the contingencies in events of encounter and how senses other than vision were crucial in shaping reciprocal appraisals. The book is also available in a print version. 2009. ISBN 978-1-92153-629-8, electronic. Published by ANU E Press and available at epress.anu.edu.au.
Rain of the Children (2008, 102 minutes), by New Zealand filmmaker Vincent Ward,
unravels and re-imagines the story of Puhi, the Tuhoe woman he documented in 1978 for his early film In Spring One Plants Alone. . . . . Puhi believed herself to be cursed, and this unknowable curse is what preoccupies Ward now. In the film, Ward cuts between his early footage, his own narration, contemporary interviews with Tuhoe descendents, and recreated historical sequences. The film’s website at www.rainofthechildrenmovie.com contains a link to a 17-page school study guide for the film.
The seventeenth annual conference of the New Zealand Studies Association will be held in Vienna, Austria, 1–3 July 2010. The conference is being held in association with the Centre for New Zealand Studies, Birbeck, University of London; the Institute for Social and Cultural Anthropology, University of Vienna; and the Austrian South Pacific Society. There will be a special one-day focus on New Zealand, Māori culture, and the South Pacific. The deadline for paper proposals is 15 December 2009. For more information, see www.nzsa.co.uk/conferences.htm.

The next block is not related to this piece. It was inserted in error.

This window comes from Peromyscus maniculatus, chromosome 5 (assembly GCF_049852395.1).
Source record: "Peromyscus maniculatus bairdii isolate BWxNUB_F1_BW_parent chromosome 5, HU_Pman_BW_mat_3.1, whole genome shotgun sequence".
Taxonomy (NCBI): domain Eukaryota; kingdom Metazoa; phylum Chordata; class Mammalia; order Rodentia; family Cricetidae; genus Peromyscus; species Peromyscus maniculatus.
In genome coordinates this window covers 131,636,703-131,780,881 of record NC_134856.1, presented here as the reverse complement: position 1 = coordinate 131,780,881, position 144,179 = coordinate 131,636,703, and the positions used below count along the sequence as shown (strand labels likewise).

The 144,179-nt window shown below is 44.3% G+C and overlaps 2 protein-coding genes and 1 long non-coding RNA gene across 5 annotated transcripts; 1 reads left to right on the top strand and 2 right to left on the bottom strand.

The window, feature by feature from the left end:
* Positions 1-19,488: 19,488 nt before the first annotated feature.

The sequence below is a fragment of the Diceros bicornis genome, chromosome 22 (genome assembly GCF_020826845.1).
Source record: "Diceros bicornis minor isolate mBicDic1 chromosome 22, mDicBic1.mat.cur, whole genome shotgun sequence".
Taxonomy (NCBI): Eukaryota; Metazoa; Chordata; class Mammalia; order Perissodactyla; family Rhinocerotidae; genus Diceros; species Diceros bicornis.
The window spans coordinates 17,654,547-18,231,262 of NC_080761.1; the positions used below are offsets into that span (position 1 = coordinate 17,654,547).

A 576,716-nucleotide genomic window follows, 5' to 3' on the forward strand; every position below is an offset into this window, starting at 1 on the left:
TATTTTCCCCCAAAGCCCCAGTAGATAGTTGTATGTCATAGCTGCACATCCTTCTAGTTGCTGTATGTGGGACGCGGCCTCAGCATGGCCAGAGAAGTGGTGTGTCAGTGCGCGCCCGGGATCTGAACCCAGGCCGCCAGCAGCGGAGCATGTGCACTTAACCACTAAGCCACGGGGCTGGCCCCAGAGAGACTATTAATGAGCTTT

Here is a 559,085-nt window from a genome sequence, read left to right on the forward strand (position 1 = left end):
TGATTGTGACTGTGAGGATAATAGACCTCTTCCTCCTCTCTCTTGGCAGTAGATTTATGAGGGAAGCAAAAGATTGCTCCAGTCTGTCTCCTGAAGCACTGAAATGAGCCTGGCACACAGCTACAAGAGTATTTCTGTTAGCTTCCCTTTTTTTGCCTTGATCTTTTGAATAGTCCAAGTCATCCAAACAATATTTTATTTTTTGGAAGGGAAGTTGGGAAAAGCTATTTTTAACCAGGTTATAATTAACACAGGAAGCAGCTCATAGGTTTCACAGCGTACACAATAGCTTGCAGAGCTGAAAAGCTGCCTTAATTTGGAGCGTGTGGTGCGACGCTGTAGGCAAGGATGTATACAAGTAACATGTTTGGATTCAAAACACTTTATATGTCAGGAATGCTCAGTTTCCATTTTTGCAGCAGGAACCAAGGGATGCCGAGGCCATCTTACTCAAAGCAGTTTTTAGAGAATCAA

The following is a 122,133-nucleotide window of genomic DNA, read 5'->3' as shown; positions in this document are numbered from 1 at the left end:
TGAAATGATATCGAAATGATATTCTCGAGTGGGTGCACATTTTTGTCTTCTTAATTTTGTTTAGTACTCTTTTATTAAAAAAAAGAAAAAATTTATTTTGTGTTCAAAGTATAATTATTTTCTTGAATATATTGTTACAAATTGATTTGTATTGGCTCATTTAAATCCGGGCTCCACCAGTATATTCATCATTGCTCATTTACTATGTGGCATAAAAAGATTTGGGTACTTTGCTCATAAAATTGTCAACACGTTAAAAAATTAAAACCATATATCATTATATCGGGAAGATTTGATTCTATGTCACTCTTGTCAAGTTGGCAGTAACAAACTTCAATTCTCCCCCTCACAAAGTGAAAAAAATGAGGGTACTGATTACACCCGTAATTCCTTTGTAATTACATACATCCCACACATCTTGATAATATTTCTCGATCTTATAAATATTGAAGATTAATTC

The nineteenth annual conference of the Pacific Islands Association of Libraries and Archives (PIALA),
Pacific Visions: Finding, Selecting, and Using Resources for Your Libraries, Archives, and Museums, will be held 16–21 November 2009, in Pohnpei, Federated States of Micronesia. The conference website is http://piala.org.googlepages.com/pohnpei2009.
Race, Encounters, and the Constitution of Human Difference in Oceania will be held 20–22 January 2010, in Canberra, Australia, at the Australian National University. Deadline for paper proposals is 31 August 2009. For more information, see the call for papers at www.gbhap.com/journals/cfp/cjphcfp.pdf.
Talanoa Oceania 2009will be held 10–12 September 2009 at Te Whare Wānanga o Tamaki Makaurau (University of Auckland). The website is sites.google.com/a/nomoa.com/talanoa/talanoa-2009.